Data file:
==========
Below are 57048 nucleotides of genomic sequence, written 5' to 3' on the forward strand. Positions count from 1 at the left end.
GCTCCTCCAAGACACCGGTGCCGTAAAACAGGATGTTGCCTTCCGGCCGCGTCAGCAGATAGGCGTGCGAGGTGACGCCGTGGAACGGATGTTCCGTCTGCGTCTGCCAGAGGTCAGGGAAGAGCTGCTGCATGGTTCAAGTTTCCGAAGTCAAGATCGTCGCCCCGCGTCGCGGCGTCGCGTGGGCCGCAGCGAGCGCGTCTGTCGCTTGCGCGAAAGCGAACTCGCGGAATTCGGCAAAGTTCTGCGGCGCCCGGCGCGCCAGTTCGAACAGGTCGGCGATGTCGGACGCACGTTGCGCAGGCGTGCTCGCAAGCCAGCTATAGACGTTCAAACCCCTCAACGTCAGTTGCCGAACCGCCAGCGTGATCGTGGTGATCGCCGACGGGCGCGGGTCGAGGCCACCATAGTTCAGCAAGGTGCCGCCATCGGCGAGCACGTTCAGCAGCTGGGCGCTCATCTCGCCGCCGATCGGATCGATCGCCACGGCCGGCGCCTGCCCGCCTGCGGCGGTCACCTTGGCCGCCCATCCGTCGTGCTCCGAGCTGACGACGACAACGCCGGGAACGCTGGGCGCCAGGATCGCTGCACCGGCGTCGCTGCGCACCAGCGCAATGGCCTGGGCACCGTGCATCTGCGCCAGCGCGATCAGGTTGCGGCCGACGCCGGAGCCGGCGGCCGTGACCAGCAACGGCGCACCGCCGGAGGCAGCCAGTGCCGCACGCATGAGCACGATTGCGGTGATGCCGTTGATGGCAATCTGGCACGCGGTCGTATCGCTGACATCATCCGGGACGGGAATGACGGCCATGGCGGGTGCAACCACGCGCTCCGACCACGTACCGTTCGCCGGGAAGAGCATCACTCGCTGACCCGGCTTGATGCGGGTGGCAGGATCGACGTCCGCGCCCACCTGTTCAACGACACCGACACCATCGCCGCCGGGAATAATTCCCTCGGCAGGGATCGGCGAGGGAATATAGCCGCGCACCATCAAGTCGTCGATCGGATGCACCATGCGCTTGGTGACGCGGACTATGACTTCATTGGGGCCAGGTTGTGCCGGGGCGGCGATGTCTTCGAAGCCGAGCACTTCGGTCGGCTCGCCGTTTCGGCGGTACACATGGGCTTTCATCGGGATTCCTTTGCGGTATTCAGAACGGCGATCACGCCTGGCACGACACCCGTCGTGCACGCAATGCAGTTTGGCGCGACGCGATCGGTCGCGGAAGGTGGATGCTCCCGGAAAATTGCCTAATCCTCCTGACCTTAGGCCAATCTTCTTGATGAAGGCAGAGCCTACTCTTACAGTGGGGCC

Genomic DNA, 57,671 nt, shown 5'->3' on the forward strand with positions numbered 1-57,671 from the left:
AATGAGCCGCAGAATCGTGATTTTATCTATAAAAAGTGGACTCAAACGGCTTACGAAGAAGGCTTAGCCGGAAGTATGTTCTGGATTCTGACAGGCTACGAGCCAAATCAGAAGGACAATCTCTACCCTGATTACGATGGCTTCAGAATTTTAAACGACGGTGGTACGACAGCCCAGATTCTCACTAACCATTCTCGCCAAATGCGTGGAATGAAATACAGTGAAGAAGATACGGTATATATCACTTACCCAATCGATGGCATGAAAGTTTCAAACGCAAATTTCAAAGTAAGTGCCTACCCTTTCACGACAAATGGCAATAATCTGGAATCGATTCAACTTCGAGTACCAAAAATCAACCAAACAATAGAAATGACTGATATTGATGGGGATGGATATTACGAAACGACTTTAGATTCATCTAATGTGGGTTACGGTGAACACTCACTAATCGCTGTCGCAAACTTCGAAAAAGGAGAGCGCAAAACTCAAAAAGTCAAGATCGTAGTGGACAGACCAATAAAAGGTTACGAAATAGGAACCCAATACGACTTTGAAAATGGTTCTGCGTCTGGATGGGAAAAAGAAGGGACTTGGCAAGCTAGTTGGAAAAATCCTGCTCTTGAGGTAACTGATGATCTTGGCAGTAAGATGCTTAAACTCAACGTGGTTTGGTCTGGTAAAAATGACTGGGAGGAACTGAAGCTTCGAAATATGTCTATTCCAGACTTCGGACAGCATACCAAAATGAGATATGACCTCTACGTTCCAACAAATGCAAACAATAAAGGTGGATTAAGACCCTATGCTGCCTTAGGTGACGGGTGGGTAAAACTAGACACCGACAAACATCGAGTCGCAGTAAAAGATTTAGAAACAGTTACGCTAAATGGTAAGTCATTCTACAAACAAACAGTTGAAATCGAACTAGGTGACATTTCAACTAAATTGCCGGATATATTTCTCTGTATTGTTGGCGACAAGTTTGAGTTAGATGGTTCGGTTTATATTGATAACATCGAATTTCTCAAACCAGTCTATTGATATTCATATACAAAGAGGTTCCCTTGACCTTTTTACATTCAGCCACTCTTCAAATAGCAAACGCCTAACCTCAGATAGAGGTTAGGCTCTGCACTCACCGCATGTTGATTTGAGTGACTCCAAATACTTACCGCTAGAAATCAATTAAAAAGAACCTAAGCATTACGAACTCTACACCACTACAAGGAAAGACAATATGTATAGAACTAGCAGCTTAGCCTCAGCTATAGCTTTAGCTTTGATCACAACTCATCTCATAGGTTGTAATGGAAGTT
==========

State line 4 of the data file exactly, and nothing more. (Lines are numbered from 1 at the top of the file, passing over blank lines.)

AATGAGCCGCAGAATCGTGATTTTATCTATAAAAAGTGGACTCAAACGGCTTACGAAGAAGGCTTAGCCGGAAGTATGTTCTGGATTCTGACAGGCTACGAGCCAAATCAGAAGGACAATCTCTACCCTGATTACGATGGCTTCAGAATTTTAAACGACGGTGGTACGACAGCCCAGATTCTCACTAACCATTCTCGCCAAATGCGTGGAATGAAATACAGTGAAGAAGATACGGTATATATCACTTACCCAATCGATGGCATGAAAGTTTCAAACGCAAATTTCAAAGTAAGTGCCTACCCTTTCACGACAAATGGCAATAATCTGGAATCGATTCAACTTCGAGTACCAAAAATCAACCAAACAATAGAAATGACTGATATTGATGGGGATGGATATTACGAAACGACTTTAGATTCATCTAATGTGGGTTACGGTGAACACTCACTAATCGCTGTCGCAAACTTCGAAAAAGGAGAGCGCAAAACTCAAAAAGTCAAGATCGTAGTGGACAGACCAATAAAAGGTTACGAAATAGGAACCCAATACGACTTTGAAAATGGTTCTGCGTCTGGATGGGAAAAAGAAGGGACTTGGCAAGCTAGTTGGAAAAATCCTGCTCTTGAGGTAACTGATGATCTTGGCAGTAAGATGCTTAAACTCAACGTGGTTTGGTCTGGTAAAAATGACTGGGAGGAACTGAAGCTTCGAAATATGTCTATTCCAGACTTCGGACAGCATACCAAAATGAGATATGACCTCTACGTTCCAACAAATGCAAACAATAAAGGTGGATTAAGACCCTATGCTGCCTTAGGTGACGGGTGGGTAAAACTAGACACCGACAAACATCGAGTCGCAGTAAAAGATTTAGAAACAGTTACGCTAAATGGTAAGTCATTCTACAAACAAACAGTTGAAATCGAACTAGGTGACATTTCAACTAAATTGCCGGATATATTTCTCTGTATTGTTGGCGACAAGTTTGAGTTAGATGGTTCGGTTTATATTGATAACATCGAATTTCTCAAACCAGTCTATTGATATTCATATACAAAGAGGTTCCCTTGACCTTTTTACATTCAGCCACTCTTCAAATAGCAAACGCCTAACCTCAGATAGAGGTTAGGCTCTGCACTCACCGCATGTTGATTTGAGTGACTCCAAATACTTACCGCTAGAAATCAATTAAAAAGAACCTAAGCATTACGAACTCTACACCACTACAAGGAAAGACAATATGTATAGAACTAGCAGCTTAGCCTCAGCTATAGCTTTAGCTTTGATCACAACTCATCTCATAGGTTGTAATGGAAGTT